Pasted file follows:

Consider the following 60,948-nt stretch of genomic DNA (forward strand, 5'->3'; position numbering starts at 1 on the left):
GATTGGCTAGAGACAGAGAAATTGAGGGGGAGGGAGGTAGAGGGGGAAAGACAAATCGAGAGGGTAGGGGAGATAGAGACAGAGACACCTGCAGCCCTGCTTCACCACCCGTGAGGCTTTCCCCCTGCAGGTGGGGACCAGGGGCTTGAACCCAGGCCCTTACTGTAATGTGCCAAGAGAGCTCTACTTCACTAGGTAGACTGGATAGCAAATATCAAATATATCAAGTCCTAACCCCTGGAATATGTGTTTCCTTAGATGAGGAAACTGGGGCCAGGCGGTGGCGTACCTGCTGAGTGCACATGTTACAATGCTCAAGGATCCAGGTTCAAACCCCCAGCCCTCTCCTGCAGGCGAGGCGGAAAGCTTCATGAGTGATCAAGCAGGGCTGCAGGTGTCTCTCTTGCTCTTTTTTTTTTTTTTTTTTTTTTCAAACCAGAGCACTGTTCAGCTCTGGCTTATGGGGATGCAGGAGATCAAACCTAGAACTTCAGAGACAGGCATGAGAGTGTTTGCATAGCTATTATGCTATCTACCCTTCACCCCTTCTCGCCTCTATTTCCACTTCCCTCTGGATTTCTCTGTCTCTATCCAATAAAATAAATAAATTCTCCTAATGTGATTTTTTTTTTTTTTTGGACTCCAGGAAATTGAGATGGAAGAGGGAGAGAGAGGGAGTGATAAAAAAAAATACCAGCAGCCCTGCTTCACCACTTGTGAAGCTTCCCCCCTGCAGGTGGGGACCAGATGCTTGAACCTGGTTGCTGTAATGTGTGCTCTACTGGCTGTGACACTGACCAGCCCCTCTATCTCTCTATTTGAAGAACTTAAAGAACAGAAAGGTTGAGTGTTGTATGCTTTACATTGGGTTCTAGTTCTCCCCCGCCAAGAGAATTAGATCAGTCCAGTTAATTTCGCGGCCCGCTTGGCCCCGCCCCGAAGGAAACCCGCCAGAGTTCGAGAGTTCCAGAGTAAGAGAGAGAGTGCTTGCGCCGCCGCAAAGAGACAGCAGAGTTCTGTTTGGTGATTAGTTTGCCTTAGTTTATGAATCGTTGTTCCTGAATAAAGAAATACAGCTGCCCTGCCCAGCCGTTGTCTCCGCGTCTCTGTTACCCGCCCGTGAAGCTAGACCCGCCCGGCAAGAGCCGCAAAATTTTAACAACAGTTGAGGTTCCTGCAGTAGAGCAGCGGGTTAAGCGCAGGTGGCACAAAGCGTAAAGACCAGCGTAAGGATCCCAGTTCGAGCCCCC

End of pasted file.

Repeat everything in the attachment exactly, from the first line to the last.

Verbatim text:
Consider the following 60,948-nt stretch of genomic DNA (forward strand, 5'->3'; position numbering starts at 1 on the left):
GATTGGCTAGAGACAGAGAAATTGAGGGGGAGGGAGGTAGAGGGGGAAAGACAAATCGAGAGGGTAGGGGAGATAGAGACAGAGACACCTGCAGCCCTGCTTCACCACCCGTGAGGCTTTCCCCCTGCAGGTGGGGACCAGGGGCTTGAACCCAGGCCCTTACTGTAATGTGCCAAGAGAGCTCTACTTCACTAGGTAGACTGGATAGCAAATATCAAATATATCAAGTCCTAACCCCTGGAATATGTGTTTCCTTAGATGAGGAAACTGGGGCCAGGCGGTGGCGTACCTGCTGAGTGCACATGTTACAATGCTCAAGGATCCAGGTTCAAACCCCCAGCCCTCTCCTGCAGGCGAGGCGGAAAGCTTCATGAGTGATCAAGCAGGGCTGCAGGTGTCTCTCTTGCTCTTTTTTTTTTTTTTTTTTTTTTCAAACCAGAGCACTGTTCAGCTCTGGCTTATGGGGATGCAGGAGATCAAACCTAGAACTTCAGAGACAGGCATGAGAGTGTTTGCATAGCTATTATGCTATCTACCCTTCACCCCTTCTCGCCTCTATTTCCACTTCCCTCTGGATTTCTCTGTCTCTATCCAATAAAATAAATAAATTCTCCTAATGTGATTTTTTTTTTTTTTTGGACTCCAGGAAATTGAGATGGAAGAGGGAGAGAGAGGGAGTGATAAAAAAAAATACCAGCAGCCCTGCTTCACCACTTGTGAAGCTTCCCCCCTGCAGGTGGGGACCAGATGCTTGAACCTGGTTGCTGTAATGTGTGCTCTACTGGCTGTGACACTGACCAGCCCCTCTATCTCTCTATTTGAAGAACTTAAAGAACAGAAAGGTTGAGTGTTGTATGCTTTACATTGGGTTCTAGTTCTCCCCCGCCAAGAGAATTAGATCAGTCCAGTTAATTTCGCGGCCCGCTTGGCCCCGCCCCGAAGGAAACCCGCCAGAGTTCGAGAGTTCCAGAGTAAGAGAGAGAGTGCTTGCGCCGCCGCAAAGAGACAGCAGAGTTCTGTTTGGTGATTAGTTTGCCTTAGTTTATGAATCGTTGTTCCTGAATAAAGAAATACAGCTGCCCTGCCCAGCCGTTGTCTCCGCGTCTCTGTTACCCGCCCGTGAAGCTAGACCCGCCCGGCAAGAGCCGCAAAATTTTAACAACAGTTGAGGTTCCTGCAGTAGAGCAGCGGGTTAAGCGCAGGTGGCACAAAGCGTAAAGACCAGCGTAAGGATCCCAGTTCGAGCCCCC